Monday 9 May 1977 was an historic moment for world cricket. It was the day Kerry Packer announced he'd bought the cream of Australia's cricketing talent, to play in his own private competition.
Over the next two years, the game became bitterly divided between two parallel competitions: the rock-star realm of Packer's World Series Cricket and traditional Test cricket, now depicted as stodgy and obsolete. While Packer and his glamorous brigade won the war, Test cricket survived due to those who carried the Australian banner for the game: younger, poorly paid men representing their country.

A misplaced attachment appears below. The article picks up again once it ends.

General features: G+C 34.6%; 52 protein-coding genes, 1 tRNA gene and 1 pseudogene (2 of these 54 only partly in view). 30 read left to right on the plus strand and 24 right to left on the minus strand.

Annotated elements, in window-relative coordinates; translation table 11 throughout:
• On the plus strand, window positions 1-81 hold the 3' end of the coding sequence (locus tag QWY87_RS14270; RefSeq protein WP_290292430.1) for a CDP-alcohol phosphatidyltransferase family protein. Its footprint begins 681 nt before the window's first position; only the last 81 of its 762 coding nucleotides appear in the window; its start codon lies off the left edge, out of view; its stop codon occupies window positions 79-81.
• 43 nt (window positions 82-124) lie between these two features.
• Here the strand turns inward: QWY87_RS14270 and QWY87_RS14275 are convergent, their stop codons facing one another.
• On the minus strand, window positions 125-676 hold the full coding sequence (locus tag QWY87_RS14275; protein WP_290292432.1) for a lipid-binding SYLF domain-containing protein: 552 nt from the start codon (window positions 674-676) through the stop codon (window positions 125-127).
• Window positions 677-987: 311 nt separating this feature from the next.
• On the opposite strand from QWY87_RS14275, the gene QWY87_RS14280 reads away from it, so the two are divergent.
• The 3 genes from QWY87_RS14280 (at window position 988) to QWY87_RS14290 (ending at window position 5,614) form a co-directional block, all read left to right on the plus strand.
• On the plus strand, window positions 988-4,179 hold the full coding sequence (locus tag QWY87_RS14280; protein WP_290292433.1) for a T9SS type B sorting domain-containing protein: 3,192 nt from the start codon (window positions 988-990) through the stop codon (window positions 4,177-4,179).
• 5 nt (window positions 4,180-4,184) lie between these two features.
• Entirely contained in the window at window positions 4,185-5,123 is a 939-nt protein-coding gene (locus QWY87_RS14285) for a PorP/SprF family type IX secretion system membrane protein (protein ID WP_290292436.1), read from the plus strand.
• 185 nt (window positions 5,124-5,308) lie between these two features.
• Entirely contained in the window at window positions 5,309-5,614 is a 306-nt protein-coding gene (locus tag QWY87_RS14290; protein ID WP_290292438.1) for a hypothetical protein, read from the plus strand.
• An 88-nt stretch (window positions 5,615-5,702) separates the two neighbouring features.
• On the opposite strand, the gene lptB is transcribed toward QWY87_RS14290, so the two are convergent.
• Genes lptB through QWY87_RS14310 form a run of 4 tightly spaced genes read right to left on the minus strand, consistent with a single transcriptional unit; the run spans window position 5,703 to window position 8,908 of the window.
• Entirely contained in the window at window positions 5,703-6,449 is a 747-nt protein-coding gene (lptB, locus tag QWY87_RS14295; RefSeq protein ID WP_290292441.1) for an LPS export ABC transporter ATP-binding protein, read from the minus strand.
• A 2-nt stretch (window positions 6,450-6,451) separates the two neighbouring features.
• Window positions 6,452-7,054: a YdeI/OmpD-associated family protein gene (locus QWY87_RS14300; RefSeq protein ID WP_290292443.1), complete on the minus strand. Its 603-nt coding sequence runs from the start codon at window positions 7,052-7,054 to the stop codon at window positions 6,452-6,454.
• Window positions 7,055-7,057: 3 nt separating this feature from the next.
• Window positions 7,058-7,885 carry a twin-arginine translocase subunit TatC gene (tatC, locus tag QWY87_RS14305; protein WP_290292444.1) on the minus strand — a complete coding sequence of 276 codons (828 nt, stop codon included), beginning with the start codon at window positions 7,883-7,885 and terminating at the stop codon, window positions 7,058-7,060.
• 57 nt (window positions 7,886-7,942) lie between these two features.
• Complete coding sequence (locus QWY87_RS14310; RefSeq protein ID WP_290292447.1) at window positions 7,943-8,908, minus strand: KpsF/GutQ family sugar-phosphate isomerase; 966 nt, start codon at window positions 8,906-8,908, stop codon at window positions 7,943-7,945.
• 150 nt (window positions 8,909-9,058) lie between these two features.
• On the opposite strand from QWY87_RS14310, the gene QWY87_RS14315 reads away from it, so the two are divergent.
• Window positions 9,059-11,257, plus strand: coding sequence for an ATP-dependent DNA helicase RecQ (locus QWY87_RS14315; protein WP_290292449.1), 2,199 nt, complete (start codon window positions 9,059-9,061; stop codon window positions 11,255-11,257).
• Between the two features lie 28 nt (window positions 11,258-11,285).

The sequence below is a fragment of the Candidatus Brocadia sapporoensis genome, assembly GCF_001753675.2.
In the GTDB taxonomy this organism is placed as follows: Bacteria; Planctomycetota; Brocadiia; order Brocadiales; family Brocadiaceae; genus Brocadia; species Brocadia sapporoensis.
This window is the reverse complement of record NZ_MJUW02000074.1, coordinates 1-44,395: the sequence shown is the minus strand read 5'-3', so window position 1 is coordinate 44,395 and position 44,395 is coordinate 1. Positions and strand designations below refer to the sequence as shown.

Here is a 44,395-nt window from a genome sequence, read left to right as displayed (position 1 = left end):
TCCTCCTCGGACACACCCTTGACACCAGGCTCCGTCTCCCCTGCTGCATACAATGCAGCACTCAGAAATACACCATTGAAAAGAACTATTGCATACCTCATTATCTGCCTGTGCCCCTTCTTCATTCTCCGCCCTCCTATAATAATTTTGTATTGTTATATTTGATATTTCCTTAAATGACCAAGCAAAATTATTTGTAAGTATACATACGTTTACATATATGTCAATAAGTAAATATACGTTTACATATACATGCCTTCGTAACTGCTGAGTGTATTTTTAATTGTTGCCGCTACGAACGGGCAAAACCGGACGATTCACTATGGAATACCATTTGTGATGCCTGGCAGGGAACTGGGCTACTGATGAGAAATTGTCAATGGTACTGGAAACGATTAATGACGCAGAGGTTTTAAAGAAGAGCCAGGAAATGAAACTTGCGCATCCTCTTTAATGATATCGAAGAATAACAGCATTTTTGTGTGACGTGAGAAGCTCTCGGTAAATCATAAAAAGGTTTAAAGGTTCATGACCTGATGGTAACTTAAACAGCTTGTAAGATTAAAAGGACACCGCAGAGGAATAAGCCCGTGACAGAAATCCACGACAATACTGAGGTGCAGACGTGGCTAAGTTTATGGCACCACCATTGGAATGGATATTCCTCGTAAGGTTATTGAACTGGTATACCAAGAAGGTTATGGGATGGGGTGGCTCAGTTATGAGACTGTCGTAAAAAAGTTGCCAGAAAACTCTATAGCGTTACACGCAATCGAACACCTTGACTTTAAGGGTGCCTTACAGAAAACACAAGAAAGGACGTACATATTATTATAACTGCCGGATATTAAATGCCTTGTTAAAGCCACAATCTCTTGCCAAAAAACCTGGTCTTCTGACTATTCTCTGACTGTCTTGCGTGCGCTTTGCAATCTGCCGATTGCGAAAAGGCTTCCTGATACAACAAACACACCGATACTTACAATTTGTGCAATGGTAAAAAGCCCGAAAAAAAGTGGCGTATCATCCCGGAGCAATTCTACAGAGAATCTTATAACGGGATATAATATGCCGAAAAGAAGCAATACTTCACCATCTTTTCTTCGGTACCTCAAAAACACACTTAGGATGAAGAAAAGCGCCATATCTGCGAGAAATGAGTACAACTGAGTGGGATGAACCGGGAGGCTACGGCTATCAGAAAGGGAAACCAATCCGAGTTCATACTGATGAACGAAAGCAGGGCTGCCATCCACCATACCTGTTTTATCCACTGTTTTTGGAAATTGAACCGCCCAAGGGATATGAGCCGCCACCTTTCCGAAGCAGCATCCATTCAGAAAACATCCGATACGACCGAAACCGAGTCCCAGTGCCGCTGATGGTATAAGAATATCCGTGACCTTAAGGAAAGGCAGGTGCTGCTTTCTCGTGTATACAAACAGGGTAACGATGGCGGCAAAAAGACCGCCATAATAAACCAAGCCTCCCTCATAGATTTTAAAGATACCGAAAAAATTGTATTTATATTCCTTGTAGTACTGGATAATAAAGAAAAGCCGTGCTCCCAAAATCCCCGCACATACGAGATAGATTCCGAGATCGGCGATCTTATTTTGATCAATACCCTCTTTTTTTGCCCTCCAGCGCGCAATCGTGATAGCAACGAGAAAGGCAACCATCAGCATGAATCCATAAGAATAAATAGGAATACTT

Those players became known as the Establishment Boys. Many of their names have long been forgotten and their deeds lost in the footnotes of Australian cricket history. Here, ABC journalist and former cricketer Barry Nicholls tells their story at last.